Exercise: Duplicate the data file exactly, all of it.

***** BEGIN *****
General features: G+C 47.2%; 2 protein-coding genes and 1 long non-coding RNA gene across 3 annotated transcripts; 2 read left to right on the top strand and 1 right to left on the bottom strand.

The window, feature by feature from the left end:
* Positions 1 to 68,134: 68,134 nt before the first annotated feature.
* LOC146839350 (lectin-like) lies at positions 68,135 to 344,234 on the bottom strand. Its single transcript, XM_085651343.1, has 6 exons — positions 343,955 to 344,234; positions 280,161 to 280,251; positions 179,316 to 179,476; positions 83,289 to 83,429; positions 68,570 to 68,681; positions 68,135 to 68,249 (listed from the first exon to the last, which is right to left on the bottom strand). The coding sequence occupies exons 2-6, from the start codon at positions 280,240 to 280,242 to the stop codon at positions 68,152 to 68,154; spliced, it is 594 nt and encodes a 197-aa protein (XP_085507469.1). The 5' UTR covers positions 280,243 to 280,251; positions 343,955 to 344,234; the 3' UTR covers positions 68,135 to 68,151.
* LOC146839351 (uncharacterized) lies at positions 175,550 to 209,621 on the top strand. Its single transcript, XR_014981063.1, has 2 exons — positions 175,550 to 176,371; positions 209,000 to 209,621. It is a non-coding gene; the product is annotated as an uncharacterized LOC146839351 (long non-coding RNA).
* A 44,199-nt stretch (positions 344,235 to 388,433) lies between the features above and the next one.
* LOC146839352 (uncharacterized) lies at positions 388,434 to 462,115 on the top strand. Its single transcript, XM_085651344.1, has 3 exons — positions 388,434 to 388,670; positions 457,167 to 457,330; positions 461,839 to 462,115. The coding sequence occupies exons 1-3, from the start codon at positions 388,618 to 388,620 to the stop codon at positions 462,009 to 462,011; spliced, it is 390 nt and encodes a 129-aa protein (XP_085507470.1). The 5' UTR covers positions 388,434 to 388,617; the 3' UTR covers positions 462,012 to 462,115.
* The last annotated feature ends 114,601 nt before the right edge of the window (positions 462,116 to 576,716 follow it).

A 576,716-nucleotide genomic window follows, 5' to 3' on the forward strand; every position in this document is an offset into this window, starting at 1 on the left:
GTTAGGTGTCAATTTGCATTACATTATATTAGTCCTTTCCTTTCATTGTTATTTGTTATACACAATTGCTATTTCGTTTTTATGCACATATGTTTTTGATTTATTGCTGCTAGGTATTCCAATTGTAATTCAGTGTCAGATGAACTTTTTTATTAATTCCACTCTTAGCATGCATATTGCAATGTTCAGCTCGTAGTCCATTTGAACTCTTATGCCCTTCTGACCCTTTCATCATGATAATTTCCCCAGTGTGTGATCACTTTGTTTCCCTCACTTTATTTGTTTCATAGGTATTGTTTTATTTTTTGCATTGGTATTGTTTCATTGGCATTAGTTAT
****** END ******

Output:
General features: G+C 47.2%; 2 protein-coding genes and 1 long non-coding RNA gene across 3 annotated transcripts; 2 read left to right on the top strand and 1 right to left on the bottom strand.

The window, feature by feature from the left end:
* Positions 1 to 68,134: 68,134 nt before the first annotated feature.
* LOC146839350 (lectin-like) lies at positions 68,135 to 344,234 on the bottom strand. Its single transcript, XM_085651343.1, has 6 exons — positions 343,955 to 344,234; positions 280,161 to 280,251; positions 179,316 to 179,476; positions 83,289 to 83,429; positions 68,570 to 68,681; positions 68,135 to 68,249 (listed from the first exon to the last, which is right to left on the bottom strand). The coding sequence occupies exons 2-6, from the start codon at positions 280,240 to 280,242 to the stop codon at positions 68,152 to 68,154; spliced, it is 594 nt and encodes a 197-aa protein (XP_085507469.1). The 5' UTR covers positions 280,243 to 280,251; positions 343,955 to 344,234; the 3' UTR covers positions 68,135 to 68,151.
* LOC146839351 (uncharacterized) lies at positions 175,550 to 209,621 on the top strand. Its single transcript, XR_014981063.1, has 2 exons — positions 175,550 to 176,371; positions 209,000 to 209,621. It is a non-coding gene; the product is annotated as an uncharacterized LOC146839351 (long non-coding RNA).
* A 44,199-nt stretch (positions 344,235 to 388,433) lies between the features above and the next one.
* LOC146839352 (uncharacterized) lies at positions 388,434 to 462,115 on the top strand. Its single transcript, XM_085651344.1, has 3 exons — positions 388,434 to 388,670; positions 457,167 to 457,330; positions 461,839 to 462,115. The coding sequence occupies exons 1-3, from the start codon at positions 388,618 to 388,620 to the stop codon at positions 462,009 to 462,011; spliced, it is 390 nt and encodes a 129-aa protein (XP_085507470.1). The 5' UTR covers positions 388,434 to 388,617; the 3' UTR covers positions 462,012 to 462,115.
* The last annotated feature ends 114,601 nt before the right edge of the window (positions 462,116 to 576,716 follow it).

A 576,716-nucleotide genomic window follows, 5' to 3' on the forward strand; every position in this document is an offset into this window, starting at 1 on the left:
GTTAGGTGTCAATTTGCATTACATTATATTAGTCCTTTCCTTTCATTGTTATTTGTTATACACAATTGCTATTTCGTTTTTATGCACATATGTTTTTGATTTATTGCTGCTAGGTATTCCAATTGTAATTCAGTGTCAGATGAACTTTTTTATTAATTCCACTCTTAGCATGCATATTGCAATGTTCAGCTCGTAGTCCATTTGAACTCTTATGCCCTTCTGACCCTTTCATCATGATAATTTCCCCAGTGTGTGATCACTTTGTTTCCCTCACTTTATTTGTTTCATAGGTATTGTTTTATTTTTTGCATTGGTATTGTTTCATTGGCATTAGTTAT